Once upon a time, resorts in texas were places that developed around hot mineral springs, once-magnificent spas like the Hot Wells Hotel in San Antonio and the Baker Hotel in Mineral Wells that are mostly memories today. But if you’re willing to drive beyond the pavement to the extreme southwest corner of the state and put up with desert dust and only the most basic amenities, you can take the waters again at the Chinati Hot Springs resort. A small cluster of adobe cabins set in the foothills of the Chinati and Cuesta del Burro mountains seven miles from the Rio Grande, the resort was reopened to the public in 1998, two years after the death of sculptor Donald Judd, who had bought the funky Kingston Hot Springs in 1990 and closed them off to everyone but his friends.
The new version of this historic site has some New Age touches. Dr. Bronner’s peppermint soap is provided in the baths, votive candles are everywhere, tai chi classes are conducted by Hot Springs Creek from time to time, and a clothing-optional policy explains the bearded man who was splayed out buck-naked on a picnic table by his cabin one recent morning. You can choose among three snug little cabins, only one of which, the “honeymoon suite,” has a private bathtub. The other two share bathing facilities (the two tubs bear a striking resemblance to tiled horse troughs), and everyone shares toilet facilities and the cookhouse, in keeping with the laid-back vibe of the place. There’s not a whole lot to do, other than hike, laze in a hammock, sit around the campfire at night looking at the stars, and take the waters in one of the indoor tubs or the giant, communal galvanized-steel tub outdoors. If the 108-degree waters don’t cure what ails you, they will definitely relax you (could it be the lithium?). There’s a small camping area by the creek too, but no hookups for RVs. Take your own groceries and drinks—it’s eight miles to the nearest bar and another forty miles to a convenience store or cafe. J.N.P.
I freely admit that, before I arrived in Del Rio, I harbored little hope that it would offer much more than a decent motel room for the Big Bend-bound. Wrong again! The border town of 34,000 is surprisingly lush and green, with palm, pecan, and magnolia trees towering over curbless streets that meander this way and that. And, though Del Rio has its share of pretty haciendas, as befits a settlement on the Rio Grande, my specific destination was the handsome Villa del Rio, a Mediterranean-style manor adjacent to the vineyards of the Val Verde Winery, the state’s oldest. The house has some wonderful touches, such as beautiful antique tiles, both Italian and Mexican, and hand-painted mini-murals of the region’s history in the recessed arches over windows and bookshelves. I stayed upstairs in the Peacock Suite, which included a small screen porch and a tiny balcony overlooking the courtyard and its tiered fountain cascading into a goldfish pool. That night, I left the screen door open and puzzled over a muffled noise reminiscent of a wrong-answer game-show buzzer; the next morning I discovered, while exploring the two-acre grounds, that the source was a baby kid at the goat farm next door. The same blend of elegance and rusticity applied to breakfast too. A plate of fresh fruit included mango sprinkled with chile powder and lime, Mexico-style; next came jalapeño-cream cheese crêpes and a farmhand-size slab of fried ham.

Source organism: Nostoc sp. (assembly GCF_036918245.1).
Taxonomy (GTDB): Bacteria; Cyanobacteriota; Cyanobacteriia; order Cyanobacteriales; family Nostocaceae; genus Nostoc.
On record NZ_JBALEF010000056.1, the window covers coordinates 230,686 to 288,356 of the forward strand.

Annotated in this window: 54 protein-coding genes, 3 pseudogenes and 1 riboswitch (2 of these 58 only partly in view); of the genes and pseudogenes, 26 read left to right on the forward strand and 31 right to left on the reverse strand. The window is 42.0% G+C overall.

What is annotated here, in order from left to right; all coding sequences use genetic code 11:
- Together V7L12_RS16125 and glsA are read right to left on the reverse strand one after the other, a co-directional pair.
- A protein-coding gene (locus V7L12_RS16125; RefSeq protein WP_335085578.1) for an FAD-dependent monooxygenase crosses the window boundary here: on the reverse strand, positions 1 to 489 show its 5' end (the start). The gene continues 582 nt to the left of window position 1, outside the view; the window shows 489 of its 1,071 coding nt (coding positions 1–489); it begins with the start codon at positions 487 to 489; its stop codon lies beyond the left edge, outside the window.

Before you drive on to Big Bend, check out the charmingly tatty Whitehead Memorial Museum, a pioneery compound with a refreshing lack of lawsuit-phobia: One sign warned, “Draw Well Water at Your Own Risk.” And a fun detour is Alamo Village, the movie set outside nearby Brackettville; besides the saloon and other faux-Western buildings, there’s the Alamo replica built by John Wayne for his 1960 epic. ANNE DINGUS